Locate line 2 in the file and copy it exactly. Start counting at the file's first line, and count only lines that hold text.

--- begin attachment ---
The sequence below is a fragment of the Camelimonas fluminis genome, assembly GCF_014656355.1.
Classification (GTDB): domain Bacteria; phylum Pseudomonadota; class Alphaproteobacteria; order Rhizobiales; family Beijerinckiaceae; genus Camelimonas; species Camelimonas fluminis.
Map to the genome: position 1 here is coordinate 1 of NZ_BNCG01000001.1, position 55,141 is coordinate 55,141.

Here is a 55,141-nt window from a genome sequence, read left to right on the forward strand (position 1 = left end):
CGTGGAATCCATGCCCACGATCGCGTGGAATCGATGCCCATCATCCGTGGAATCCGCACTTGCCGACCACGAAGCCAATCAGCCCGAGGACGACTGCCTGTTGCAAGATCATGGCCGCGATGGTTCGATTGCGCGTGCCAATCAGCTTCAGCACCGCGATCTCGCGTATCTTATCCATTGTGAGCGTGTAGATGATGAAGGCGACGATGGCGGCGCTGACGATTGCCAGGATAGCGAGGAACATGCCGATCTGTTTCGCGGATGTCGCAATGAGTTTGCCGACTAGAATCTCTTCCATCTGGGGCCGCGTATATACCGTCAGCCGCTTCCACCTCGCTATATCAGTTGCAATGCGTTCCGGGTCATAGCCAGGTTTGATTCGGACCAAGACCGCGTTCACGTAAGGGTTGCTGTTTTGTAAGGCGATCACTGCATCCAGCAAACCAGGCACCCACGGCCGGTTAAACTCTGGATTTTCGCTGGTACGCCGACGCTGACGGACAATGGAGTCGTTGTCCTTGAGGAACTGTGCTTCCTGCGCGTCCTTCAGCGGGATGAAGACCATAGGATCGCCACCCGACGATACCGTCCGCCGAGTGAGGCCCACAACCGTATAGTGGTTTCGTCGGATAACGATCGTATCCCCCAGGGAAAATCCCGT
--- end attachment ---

Classification (GTDB): domain Bacteria; phylum Pseudomonadota; class Alphaproteobacteria; order Rhizobiales; family Beijerinckiaceae; genus Camelimonas; species Camelimonas fluminis.